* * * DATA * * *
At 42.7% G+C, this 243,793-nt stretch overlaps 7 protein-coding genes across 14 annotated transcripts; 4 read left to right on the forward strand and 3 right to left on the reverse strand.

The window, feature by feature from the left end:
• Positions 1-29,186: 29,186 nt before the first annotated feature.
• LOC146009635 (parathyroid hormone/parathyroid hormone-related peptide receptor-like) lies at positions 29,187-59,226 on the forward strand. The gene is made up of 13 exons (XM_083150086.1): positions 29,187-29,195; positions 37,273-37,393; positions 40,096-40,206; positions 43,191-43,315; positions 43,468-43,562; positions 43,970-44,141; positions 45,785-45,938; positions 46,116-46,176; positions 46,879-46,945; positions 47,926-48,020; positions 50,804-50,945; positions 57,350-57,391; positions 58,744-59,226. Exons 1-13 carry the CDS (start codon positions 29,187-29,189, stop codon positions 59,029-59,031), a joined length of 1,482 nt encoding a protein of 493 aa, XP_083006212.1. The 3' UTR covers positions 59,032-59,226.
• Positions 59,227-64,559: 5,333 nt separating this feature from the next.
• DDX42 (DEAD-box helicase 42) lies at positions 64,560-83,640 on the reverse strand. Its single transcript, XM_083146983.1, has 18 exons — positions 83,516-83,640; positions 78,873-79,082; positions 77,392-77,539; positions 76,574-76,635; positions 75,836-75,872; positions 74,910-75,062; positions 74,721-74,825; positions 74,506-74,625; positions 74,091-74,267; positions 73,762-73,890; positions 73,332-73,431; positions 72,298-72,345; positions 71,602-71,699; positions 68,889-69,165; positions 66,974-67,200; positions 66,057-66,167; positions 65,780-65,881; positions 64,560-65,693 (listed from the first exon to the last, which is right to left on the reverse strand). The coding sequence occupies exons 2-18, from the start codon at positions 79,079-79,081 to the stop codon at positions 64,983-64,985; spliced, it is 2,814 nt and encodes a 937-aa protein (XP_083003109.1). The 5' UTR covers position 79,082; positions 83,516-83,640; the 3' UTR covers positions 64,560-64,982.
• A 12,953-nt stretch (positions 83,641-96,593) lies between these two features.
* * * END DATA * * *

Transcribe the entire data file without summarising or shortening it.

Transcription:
At 42.7% G+C, this 243,793-nt stretch overlaps 7 protein-coding genes across 14 annotated transcripts; 4 read left to right on the forward strand and 3 right to left on the reverse strand.

The window, feature by feature from the left end:
• Positions 1-29,186: 29,186 nt before the first annotated feature.
• LOC146009635 (parathyroid hormone/parathyroid hormone-related peptide receptor-like) lies at positions 29,187-59,226 on the forward strand. The gene is made up of 13 exons (XM_083150086.1): positions 29,187-29,195; positions 37,273-37,393; positions 40,096-40,206; positions 43,191-43,315; positions 43,468-43,562; positions 43,970-44,141; positions 45,785-45,938; positions 46,116-46,176; positions 46,879-46,945; positions 47,926-48,020; positions 50,804-50,945; positions 57,350-57,391; positions 58,744-59,226. Exons 1-13 carry the CDS (start codon positions 29,187-29,189, stop codon positions 59,029-59,031), a joined length of 1,482 nt encoding a protein of 493 aa, XP_083006212.1. The 3' UTR covers positions 59,032-59,226.
• Positions 59,227-64,559: 5,333 nt separating this feature from the next.
• DDX42 (DEAD-box helicase 42) lies at positions 64,560-83,640 on the reverse strand. Its single transcript, XM_083146983.1, has 18 exons — positions 83,516-83,640; positions 78,873-79,082; positions 77,392-77,539; positions 76,574-76,635; positions 75,836-75,872; positions 74,910-75,062; positions 74,721-74,825; positions 74,506-74,625; positions 74,091-74,267; positions 73,762-73,890; positions 73,332-73,431; positions 72,298-72,345; positions 71,602-71,699; positions 68,889-69,165; positions 66,974-67,200; positions 66,057-66,167; positions 65,780-65,881; positions 64,560-65,693 (listed from the first exon to the last, which is right to left on the reverse strand). The coding sequence occupies exons 2-18, from the start codon at positions 79,079-79,081 to the stop codon at positions 64,983-64,985; spliced, it is 2,814 nt and encodes a 937-aa protein (XP_083003109.1). The 5' UTR covers position 79,082; positions 83,516-83,640; the 3' UTR covers positions 64,560-64,982.
• A 12,953-nt stretch (positions 83,641-96,593) lies between these two features.